Things I’m Loving (9/15)

To Watch: House of Cards and Dexter (again)

One of the things I’m really start to catch up on is all the TV shows I missed working 1,000 hours a week at CofC while finishing up my graduate thesis. I know I’m late to the #netflixandchill trend but it’s been awesome catching up on new shows (House of Cards) and old ones (Dexter).

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Kevin Spacey is disappointed in me.

My love of Kevin Spacey and Political Science is obvious as to why I waited to start House of Cards until I had time to enjoy it. I know the show got some flak for the third season, but honestly I enjoyed it and the Putin-inspired character. Not going to lie–I watched the last season in one day.

Chris and I finally finished rewatching all 8 seasons of Dexter (thankfully Chris had them all on his laptop when we didn’t have internet for a while) and I realized a couple of things that I’d like to share:

  1. Doakes alone is THE reason for a rewatch. tumblr_inline_mw2fyio9qk1rbheui
  2. Nothing is ever going to be as good as season 1 and 4. So get over it.
  3. Deb gets so. much. better. after season 1.
  4. I don’t hate Lumen (and the Barrel Girl season) as much as I originally did. I think the producers and writers did a shitty job framing the season after Trinity. They did a bad job setting it up, but all in all, its a good season.
  5. Brother Sam (Mos Def) is absolutely still the best guest character on the show. mos-def-as-brother-sam I always get people asking me “WHAT? WHY?” Because he is. Lately I’ve been trying to reflect on the experiences and people who have been absolute shitheads to me over the past couple of years, so his message at the end of episode six is resonating:

    Just let it go. Can’t live with the hate in your heart. Eat you up inside. We gotta find some peace in life.

  6. I really like season 7. Maybe I just like Joey having a bigger role (finally)?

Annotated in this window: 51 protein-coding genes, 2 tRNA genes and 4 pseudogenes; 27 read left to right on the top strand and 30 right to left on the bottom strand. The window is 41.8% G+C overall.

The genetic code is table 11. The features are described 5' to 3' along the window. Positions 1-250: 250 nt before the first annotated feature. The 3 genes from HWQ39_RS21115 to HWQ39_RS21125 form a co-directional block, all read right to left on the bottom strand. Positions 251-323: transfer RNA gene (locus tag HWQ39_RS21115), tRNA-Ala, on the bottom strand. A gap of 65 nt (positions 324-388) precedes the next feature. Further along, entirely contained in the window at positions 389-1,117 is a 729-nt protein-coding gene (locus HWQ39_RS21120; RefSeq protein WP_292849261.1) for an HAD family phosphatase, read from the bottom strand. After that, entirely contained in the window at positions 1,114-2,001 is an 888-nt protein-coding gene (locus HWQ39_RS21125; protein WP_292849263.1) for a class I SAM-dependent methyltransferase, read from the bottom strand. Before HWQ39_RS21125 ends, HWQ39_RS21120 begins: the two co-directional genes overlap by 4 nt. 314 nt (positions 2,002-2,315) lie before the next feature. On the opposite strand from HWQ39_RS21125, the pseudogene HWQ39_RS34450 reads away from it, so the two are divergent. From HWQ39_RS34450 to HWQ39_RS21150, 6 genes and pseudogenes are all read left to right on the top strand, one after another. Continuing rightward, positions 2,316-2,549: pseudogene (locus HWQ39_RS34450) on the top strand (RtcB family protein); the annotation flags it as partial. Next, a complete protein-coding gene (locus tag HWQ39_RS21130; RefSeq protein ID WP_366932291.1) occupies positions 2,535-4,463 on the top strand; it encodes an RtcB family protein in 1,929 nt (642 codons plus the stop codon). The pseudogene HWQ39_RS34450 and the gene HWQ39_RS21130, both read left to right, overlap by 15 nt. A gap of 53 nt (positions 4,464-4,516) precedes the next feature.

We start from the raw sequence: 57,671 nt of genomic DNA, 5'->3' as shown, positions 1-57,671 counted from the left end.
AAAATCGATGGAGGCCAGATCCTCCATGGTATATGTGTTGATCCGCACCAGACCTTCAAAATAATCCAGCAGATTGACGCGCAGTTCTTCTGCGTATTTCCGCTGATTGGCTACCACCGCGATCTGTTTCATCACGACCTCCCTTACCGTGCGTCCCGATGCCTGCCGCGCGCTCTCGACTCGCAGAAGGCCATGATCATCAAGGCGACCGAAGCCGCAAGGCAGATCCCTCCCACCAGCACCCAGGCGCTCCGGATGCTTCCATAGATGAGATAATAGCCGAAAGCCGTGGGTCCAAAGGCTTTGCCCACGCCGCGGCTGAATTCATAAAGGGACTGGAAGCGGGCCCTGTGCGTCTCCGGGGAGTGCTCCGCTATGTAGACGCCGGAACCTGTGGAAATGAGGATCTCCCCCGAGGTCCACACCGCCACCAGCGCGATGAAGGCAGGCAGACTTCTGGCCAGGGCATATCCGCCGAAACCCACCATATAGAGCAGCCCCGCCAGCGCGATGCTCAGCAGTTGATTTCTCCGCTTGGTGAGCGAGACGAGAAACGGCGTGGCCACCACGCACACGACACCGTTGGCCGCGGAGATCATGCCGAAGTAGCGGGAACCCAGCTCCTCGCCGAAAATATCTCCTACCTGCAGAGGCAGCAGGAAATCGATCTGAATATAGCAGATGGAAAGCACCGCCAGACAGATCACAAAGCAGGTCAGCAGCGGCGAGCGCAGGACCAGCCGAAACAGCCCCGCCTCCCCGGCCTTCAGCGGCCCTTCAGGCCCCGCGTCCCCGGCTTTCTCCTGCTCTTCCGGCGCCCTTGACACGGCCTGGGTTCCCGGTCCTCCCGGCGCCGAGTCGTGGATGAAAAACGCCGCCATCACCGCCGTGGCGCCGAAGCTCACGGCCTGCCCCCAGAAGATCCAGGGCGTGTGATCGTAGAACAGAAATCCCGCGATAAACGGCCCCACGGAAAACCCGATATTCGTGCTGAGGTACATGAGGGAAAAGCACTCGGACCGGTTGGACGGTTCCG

7. The last two episodes (and basically all) of season 8 are the fucking worst. Still. There’s no excuse, Showtime.

To Play: Diaspoura’s Demonstrations

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I first met Diaspoura (Anjali Naik) when I worked as the Internship & Student Coordinator for the Sustainability Office at CofC. Anjali played at our 2015 Sustainability Week Kickoff event and then again in 2016 at the best event the Sustainability Office ever hosted EVER– 2016’s Words Unspoken. Diaspoura starts at roughly 39:31 but I recommend watching the entire thing because its the greatest collection of performances at the College.

Demonstrations was released right before we left the states and I’ve been listening to the album non-stop since we hit Hungarian soil. A merging of electro and dreamy experimental, the songs blend together to form one solid 30 minute block of chilling and reflection. “What They Said” and “Stay” are two of my favorites (“What They Said” starts with mmm change the world before it changes you anymore/we have so much time, but right now I’m fine). “Forget You” and “Apology” are such a beautiful back-to-back combination that I think really define the album.

In an article with Charleston City Paper, Anjali notes:

“I never felt like I had space where I could introduce my narrative to whatever was going on. So I thought, you know, I’m just going to tell my own narrative as it is, and that’s going to be my own documentation for anyone else that comes along.”

Slayyyyyyyyyyyy. Is that not the most badass inspiration for an album? I’d definitely recommend getting the amazing usb thumb drive that also includes extra songs, videos, and best of all a zine created just for the release.

To Do: Fantasy Football